You’ll want a lighter wine with the lemon sole Côte d’Azur, but rather than heading for a knee-jerk white, we sidetracked to a Monmousseau Rosé d’Anjou. Maybe it was the dish’s tomato, basil, green peppercorn, etc. vinaigrette that inspired the deviation, but inspired it was. The fish was comme il faut perfectly cooked, its underpinning of silky cauliflower purée might almost come close to getting a kid to like vegetables other than ketchup, and accents of broccoli rabe added both color and a slightly bitter crunch. At the next table, a foodie friend was enjoying (for the third time, if I remember correctly) her Atlantic salmon in an artichoke and root-vegetable barigoule — barigoule being a Provençal name for a mushroom that’s often used in this brothy dish.
After all this, desserts may also seem de trop, but I encourage you to try the Anjou pear frangipane tart; yes, the crêpes (though seemingly out of season, the strawberry version was exquisite); and the lemon tart brazenly pavéed with jewel-like fresh raspberries. After which you might want to repair to the zinc bar for l’heure verte. Once banned for its mind-altering aspects, absinthe, also known as la fée verte, or green fairy, has recently shed its illicit mantle and is back in vogue — with a presumably less deleterious composition. Similar to Pernod in anise-accented flavor, the drink also turns cloudy with the addition of water, which is accomplished here by means of a glass apparatus that drips l’eau through a sugar cube into the glass. It’s a great ritual, if not as danger-frought as it once was, and you can always imagine rubbing shoulders with Beaudelaire, Van Gogh, and even Oscar Wilde if taken enough into the fairy’s spell.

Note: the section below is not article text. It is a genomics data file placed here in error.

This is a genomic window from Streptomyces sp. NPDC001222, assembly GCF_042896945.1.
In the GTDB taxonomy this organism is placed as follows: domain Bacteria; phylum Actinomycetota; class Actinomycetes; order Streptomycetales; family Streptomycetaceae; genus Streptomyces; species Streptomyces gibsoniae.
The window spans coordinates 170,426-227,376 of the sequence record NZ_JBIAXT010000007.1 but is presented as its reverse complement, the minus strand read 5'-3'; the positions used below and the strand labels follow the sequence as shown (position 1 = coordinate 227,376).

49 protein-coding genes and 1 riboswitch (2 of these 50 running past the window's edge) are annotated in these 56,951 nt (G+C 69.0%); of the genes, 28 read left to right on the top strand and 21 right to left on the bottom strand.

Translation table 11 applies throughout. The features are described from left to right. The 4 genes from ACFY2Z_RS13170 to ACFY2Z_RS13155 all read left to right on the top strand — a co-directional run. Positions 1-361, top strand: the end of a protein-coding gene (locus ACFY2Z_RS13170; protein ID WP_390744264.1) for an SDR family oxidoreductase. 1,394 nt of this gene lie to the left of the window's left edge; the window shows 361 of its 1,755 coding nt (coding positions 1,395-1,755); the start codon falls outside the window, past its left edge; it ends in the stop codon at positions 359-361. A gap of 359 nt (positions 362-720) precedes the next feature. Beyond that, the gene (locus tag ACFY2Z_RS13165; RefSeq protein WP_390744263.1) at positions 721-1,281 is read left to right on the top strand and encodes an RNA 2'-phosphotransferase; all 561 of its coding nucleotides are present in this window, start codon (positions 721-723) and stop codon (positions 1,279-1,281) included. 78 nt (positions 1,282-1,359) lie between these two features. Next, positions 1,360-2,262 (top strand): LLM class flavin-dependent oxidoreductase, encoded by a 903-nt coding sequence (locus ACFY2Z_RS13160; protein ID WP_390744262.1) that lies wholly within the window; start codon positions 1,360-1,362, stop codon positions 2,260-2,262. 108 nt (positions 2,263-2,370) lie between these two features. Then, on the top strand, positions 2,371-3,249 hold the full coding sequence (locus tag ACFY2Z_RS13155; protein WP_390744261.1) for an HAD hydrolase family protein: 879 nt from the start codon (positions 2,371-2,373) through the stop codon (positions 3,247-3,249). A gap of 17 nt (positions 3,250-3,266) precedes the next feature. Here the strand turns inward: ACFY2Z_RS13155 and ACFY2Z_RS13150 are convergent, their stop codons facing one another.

1818 N. Loop 1604 West
Brasserie Pavil’s dazzling period décor doesn’t outshine
its equally ambitious menu
The oysters, almost any fish dish, the osso bucco, all
the tarts ... and finish with a jolt of absinthe
Lunch: 11am-3pm Mon-Fri; Dinner: 5:30-11pm Mon-Sun; Brunch: 10:30am-3pm Sat-Sun
Dinner entrées: $9.95-$35.95